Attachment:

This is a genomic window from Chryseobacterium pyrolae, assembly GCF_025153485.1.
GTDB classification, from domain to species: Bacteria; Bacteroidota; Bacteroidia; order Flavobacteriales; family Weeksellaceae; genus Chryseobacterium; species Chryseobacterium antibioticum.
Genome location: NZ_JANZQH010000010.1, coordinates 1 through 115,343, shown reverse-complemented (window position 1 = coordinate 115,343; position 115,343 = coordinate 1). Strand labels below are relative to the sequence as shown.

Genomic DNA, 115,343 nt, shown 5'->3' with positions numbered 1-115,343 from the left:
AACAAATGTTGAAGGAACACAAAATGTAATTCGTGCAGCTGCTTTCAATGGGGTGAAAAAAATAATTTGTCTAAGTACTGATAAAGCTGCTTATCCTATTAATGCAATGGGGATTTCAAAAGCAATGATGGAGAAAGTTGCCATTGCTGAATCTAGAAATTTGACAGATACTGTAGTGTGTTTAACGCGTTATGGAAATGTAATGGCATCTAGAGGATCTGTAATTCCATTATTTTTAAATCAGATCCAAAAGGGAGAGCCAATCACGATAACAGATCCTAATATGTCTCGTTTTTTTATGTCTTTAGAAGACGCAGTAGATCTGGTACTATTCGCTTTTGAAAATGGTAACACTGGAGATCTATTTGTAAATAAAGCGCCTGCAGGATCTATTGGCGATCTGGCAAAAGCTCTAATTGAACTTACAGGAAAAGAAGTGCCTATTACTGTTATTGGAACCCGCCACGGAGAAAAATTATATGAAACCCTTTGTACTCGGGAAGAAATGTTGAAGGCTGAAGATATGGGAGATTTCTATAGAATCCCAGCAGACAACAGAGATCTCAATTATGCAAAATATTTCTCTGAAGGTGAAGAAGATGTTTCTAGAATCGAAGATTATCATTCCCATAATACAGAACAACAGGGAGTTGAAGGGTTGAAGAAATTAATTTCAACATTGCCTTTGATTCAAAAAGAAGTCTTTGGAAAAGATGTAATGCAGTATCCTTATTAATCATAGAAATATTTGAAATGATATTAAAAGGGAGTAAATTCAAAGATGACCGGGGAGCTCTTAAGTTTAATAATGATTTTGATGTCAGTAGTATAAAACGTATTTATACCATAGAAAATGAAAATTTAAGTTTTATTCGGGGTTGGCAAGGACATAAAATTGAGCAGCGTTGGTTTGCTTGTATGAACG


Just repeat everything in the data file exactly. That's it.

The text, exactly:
This is a genomic window from Chryseobacterium pyrolae, assembly GCF_025153485.1.
GTDB classification, from domain to species: Bacteria; Bacteroidota; Bacteroidia; order Flavobacteriales; family Weeksellaceae; genus Chryseobacterium; species Chryseobacterium antibioticum.
Genome location: NZ_JANZQH010000010.1, coordinates 1 through 115,343, shown reverse-complemented (window position 1 = coordinate 115,343; position 115,343 = coordinate 1). Strand labels below are relative to the sequence as shown.

Genomic DNA, 115,343 nt, shown 5'->3' with positions numbered 1-115,343 from the left:
AACAAATGTTGAAGGAACACAAAATGTAATTCGTGCAGCTGCTTTCAATGGGGTGAAAAAAATAATTTGTCTAAGTACTGATAAAGCTGCTTATCCTATTAATGCAATGGGGATTTCAAAAGCAATGATGGAGAAAGTTGCCATTGCTGAATCTAGAAATTTGACAGATACTGTAGTGTGTTTAACGCGTTATGGAAATGTAATGGCATCTAGAGGATCTGTAATTCCATTATTTTTAAATCAGATCCAAAAGGGAGAGCCAATCACGATAACAGATCCTAATATGTCTCGTTTTTTTATGTCTTTAGAAGACGCAGTAGATCTGGTACTATTCGCTTTTGAAAATGGTAACACTGGAGATCTATTTGTAAATAAAGCGCCTGCAGGATCTATTGGCGATCTGGCAAAAGCTCTAATTGAACTTACAGGAAAAGAAGTGCCTATTACTGTTATTGGAACCCGCCACGGAGAAAAATTATATGAAACCCTTTGTACTCGGGAAGAAATGTTGAAGGCTGAAGATATGGGAGATTTCTATAGAATCCCAGCAGACAACAGAGATCTCAATTATGCAAAATATTTCTCTGAAGGTGAAGAAGATGTTTCTAGAATCGAAGATTATCATTCCCATAATACAGAACAACAGGGAGTTGAAGGGTTGAAGAAATTAATTTCAACATTGCCTTTGATTCAAAAAGAAGTCTTTGGAAAAGATGTAATGCAGTATCCTTATTAATCATAGAAATATTTGAAATGATATTAAAAGGGAGTAAATTCAAAGATGACCGGGGAGCTCTTAAGTTTAATAATGATTTTGATGTCAGTAGTATAAAACGTATTTATACCATAGAAAATGAAAATTTAAGTTTTATTCGGGGTTGGCAAGGACATAAAATTGAGCAGCGTTGGTTTGCTTGTATGAACG